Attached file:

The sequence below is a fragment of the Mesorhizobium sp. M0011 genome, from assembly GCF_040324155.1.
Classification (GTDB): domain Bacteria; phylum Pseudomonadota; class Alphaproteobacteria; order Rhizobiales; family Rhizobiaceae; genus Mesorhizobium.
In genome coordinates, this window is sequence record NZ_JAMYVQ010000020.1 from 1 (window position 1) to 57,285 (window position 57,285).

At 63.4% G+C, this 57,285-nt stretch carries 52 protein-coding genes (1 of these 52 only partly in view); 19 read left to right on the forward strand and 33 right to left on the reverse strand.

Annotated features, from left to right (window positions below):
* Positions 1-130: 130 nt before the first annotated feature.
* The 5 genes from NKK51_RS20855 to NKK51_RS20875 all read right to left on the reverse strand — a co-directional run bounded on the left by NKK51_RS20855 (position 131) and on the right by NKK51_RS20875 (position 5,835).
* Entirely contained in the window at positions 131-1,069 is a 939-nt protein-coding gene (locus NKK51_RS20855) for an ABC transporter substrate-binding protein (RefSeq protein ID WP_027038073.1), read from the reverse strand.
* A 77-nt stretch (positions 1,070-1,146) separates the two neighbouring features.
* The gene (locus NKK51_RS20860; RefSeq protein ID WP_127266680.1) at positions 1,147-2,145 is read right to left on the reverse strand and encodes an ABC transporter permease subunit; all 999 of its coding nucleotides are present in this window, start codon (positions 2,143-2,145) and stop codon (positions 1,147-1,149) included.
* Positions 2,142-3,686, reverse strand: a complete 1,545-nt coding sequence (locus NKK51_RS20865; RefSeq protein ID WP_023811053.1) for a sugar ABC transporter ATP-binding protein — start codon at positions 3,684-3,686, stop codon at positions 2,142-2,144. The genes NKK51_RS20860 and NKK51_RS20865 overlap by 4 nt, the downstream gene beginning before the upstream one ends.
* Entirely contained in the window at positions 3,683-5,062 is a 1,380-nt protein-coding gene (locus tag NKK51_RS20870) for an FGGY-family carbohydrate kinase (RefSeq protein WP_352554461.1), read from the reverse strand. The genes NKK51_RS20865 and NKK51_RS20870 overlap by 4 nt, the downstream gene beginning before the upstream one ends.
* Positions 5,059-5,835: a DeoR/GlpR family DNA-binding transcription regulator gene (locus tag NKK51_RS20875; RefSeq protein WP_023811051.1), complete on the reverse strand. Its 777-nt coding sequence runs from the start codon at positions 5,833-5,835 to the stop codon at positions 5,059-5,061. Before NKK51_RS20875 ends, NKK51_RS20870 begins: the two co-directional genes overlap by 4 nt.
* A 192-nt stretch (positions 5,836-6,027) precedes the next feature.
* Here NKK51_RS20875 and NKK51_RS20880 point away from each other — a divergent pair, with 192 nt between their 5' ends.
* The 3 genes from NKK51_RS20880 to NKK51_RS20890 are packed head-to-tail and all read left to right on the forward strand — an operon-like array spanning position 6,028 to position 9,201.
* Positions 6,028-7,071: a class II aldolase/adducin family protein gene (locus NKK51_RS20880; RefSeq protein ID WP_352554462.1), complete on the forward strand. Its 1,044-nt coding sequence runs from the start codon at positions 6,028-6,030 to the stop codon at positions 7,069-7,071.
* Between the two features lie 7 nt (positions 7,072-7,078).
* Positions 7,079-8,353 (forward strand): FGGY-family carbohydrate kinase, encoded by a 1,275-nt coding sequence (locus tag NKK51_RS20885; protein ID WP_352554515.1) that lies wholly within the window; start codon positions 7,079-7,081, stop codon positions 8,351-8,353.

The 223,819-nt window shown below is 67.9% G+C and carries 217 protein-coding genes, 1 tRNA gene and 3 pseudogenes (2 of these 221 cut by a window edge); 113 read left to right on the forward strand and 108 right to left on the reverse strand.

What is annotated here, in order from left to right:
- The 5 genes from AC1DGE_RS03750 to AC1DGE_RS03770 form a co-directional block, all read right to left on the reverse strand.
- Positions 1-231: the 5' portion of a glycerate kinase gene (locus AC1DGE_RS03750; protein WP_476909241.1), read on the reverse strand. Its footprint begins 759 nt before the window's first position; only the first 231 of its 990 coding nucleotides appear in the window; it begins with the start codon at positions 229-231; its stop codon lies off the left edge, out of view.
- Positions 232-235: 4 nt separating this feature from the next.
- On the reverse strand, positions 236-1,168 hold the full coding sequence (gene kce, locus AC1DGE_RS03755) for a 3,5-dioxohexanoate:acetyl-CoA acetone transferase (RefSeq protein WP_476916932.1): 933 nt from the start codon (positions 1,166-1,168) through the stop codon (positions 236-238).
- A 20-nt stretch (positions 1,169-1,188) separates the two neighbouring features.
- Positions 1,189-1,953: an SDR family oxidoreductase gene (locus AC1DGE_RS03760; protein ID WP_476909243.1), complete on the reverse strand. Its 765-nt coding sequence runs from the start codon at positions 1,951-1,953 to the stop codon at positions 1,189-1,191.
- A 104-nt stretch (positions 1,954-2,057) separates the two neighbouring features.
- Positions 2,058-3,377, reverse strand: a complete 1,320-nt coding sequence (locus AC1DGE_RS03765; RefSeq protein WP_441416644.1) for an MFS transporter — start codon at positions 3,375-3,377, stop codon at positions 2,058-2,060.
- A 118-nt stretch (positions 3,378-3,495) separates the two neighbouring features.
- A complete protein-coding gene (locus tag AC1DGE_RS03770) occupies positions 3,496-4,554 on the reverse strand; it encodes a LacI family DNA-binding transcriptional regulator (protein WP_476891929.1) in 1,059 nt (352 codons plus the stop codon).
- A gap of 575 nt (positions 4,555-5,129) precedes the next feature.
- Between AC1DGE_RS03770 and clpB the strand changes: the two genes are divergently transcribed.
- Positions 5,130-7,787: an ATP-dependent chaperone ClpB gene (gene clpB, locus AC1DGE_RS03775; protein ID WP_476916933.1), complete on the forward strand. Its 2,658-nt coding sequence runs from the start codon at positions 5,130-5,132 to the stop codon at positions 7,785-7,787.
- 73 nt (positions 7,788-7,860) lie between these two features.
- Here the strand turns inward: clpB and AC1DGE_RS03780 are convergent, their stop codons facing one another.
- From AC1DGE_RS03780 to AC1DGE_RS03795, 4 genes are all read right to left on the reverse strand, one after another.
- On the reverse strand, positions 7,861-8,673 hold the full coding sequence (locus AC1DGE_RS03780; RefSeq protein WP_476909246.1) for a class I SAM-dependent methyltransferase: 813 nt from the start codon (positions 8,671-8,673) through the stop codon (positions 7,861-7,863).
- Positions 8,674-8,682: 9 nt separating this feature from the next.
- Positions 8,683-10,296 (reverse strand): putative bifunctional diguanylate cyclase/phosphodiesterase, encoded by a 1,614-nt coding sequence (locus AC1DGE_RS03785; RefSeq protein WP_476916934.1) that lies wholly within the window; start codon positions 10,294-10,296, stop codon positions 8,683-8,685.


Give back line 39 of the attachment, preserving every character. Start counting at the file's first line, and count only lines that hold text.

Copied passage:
- Positions 8,674-8,682: 9 nt separating this feature from the next.